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Using Web Based Technologies To Reach And Engage Millennial Students In Calculus

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2009 Annual Conference & Exposition


Austin, Texas

Publication Date

June 14, 2009

Start Date

June 14, 2009

End Date

June 17, 2009



Conference Session

Computers and Software in Teaching Mathemathetics

Tagged Division


Page Count


Page Numbers

14.1337.1 - 14.1337.14



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Paper Authors

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Jenna Carpenter Louisiana Tech University

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NOTE: The first page of text has been automatically extracted and included below in lieu of an abstract

Using Web-based Technologies to Reach and Engage Millennial Students in Calculus Abstract

Today’s college-aged students are classified as millennials (born between the years of 1974 and 1994). Several characteristics of this population make web-based technologies attractive tools for reaching and engaging students. Millennials are classified as both digital natives and experiential learners. Moreover, in the area of personality, these students are more warm, outgoing and socially bold than their predecessors. Using these characteristics as a guide, there are a variety of web-based technologies which can be used to more effectively reach millennial students and engage them in learning mathematics. This paper will review use of online homework, e-mail and online tutoring, as well as Web 2.0 technologies such as blogs, wikis and podcasts which focus on social interaction. Practical strategies for implementing these technologies in a college-level mathematics course will be discussed, along with both student and instructor feedback from their use in calculus.


Today’s traditional college-aged students, born between the years of 1974 and 1994, belong to the millennial generation. These students display a number of characteristics which differentiate them from their predecessors. According to Richard Sweeney1, University Librarian at the New Jersey Institute of Technology, millennials want to personalize the products and services they are offered. And they want those goods and services now - they are impatient. They like constant feedback and they want that instantly, too. They learn best by doing (hands-on, active and cooperative, interactive learning) and largely find traditional lecture-style courses uninteresting. But they do want teachers who interact with them face-to-face. They just expect the digital services, too (with speed, convenience and flexibility) and will mix and merge the two to their own satisfaction. While research shows that millennials are not readers, they are major communicators and expect to be able to communicate on the go, whenever and wherever they are. They expect services that can be “time and place shifted” to meet their schedules and needs. Millennials, in the area of personality, are more warm, outgoing and socially bold than their predecessors. These differences suggest that traditional static, non-interactive, text-based approaches to presenting information to these students are not likely to be the most effective way to reach and engage this generation. Web-based technologies, however, are attractive tools for reaching and engaging students. Many web-based products and approaches have the capability to personalize learning, to offer services around the clock and around the globe, and to provide immediate feedback. Consequently, using web-based technologies in conjunction with a traditional calculus course provides opportunities to provide personalized, interactive learning that is available 24-7 and gives students instant feedback. The goal of this project was to incorporate several web-based services into a standard calculus course and determine which, if any, of these technologies students were willing to use, which they found most helpful and why.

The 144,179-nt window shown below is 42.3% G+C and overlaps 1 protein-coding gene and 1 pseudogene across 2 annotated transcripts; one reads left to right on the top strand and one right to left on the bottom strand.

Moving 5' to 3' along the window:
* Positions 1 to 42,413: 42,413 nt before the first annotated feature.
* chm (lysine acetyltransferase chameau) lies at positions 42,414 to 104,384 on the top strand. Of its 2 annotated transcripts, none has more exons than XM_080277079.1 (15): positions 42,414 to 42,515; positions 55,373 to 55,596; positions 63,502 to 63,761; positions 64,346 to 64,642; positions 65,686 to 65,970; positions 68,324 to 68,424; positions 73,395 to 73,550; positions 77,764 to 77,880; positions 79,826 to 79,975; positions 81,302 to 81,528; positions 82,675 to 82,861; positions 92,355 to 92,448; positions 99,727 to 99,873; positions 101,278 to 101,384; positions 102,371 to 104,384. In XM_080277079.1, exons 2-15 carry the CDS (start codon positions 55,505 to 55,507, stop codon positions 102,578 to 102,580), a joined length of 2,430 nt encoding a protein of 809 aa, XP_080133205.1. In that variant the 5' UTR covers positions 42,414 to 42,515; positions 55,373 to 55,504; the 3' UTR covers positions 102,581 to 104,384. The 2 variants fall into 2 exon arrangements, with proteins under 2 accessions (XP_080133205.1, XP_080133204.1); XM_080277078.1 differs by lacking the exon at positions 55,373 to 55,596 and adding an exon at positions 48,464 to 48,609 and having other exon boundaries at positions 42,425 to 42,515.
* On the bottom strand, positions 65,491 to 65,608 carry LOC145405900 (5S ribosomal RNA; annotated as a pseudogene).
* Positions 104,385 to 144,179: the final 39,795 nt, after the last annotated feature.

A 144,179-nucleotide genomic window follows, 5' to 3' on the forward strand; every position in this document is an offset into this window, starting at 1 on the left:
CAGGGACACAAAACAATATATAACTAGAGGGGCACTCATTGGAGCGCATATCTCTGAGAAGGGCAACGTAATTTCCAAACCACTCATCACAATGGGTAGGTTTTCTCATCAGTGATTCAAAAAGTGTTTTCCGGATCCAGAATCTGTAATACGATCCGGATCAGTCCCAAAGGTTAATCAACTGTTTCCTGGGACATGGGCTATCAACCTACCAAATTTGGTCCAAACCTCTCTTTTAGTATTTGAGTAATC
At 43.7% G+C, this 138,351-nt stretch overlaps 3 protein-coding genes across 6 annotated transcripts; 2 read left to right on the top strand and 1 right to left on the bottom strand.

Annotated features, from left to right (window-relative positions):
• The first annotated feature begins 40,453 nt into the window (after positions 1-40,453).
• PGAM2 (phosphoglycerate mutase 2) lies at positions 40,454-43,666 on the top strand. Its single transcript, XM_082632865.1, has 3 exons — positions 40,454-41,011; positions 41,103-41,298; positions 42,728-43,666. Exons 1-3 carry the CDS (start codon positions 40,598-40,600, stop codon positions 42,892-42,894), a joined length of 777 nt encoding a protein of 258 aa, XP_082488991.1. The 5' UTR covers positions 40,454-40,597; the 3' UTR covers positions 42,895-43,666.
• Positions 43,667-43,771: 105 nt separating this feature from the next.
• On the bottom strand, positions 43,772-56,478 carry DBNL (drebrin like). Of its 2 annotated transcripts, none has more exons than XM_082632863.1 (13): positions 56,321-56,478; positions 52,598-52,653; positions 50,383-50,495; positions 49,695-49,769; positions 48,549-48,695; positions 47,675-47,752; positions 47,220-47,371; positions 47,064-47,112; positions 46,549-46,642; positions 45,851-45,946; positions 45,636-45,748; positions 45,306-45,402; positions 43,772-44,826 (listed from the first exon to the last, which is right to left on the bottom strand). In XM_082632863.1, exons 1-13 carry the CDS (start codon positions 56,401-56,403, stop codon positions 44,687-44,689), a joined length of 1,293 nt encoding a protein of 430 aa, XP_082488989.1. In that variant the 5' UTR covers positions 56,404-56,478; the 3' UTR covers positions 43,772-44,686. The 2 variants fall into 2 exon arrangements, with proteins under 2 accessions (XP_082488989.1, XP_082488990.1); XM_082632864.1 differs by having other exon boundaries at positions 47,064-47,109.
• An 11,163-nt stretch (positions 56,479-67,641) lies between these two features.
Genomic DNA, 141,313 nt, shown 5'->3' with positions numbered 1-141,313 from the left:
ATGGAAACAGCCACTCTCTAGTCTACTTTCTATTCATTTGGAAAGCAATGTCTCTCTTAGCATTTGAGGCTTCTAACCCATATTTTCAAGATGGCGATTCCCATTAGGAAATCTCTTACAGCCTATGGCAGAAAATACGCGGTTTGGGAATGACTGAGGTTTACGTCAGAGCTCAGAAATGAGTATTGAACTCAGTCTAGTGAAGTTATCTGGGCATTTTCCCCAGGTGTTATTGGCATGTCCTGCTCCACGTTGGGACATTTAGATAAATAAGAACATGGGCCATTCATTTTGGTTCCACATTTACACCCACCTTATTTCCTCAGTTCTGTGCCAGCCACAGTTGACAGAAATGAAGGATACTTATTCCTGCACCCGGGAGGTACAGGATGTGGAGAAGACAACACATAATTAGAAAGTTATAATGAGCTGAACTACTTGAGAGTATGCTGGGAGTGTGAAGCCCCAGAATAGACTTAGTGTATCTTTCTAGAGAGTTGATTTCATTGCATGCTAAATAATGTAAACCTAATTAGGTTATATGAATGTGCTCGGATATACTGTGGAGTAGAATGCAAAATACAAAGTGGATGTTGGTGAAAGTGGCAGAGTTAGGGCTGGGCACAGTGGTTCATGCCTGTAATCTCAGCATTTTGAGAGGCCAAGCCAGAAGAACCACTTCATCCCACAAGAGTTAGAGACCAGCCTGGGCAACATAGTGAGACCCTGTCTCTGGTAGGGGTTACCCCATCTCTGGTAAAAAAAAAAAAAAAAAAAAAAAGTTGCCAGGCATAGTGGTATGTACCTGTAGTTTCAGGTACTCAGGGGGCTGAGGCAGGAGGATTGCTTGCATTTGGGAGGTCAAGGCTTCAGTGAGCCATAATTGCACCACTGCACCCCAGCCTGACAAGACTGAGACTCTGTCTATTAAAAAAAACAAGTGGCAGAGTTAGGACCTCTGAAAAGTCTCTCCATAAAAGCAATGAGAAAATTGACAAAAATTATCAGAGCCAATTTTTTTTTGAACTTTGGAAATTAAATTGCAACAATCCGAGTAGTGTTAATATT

Reviews of literature on the use of educational technology and mathematical learning over several decades show that use of technology is associated with gains in student achievement on standardized tests and, in many cases, student attitude. It is most effective if the technology use

Carpenter, J. (2009, June), Using Web Based Technologies To Reach And Engage Millennial Students In Calculus Paper presented at 2009 Annual Conference & Exposition, Austin, Texas. 10.18260/1-2--4855

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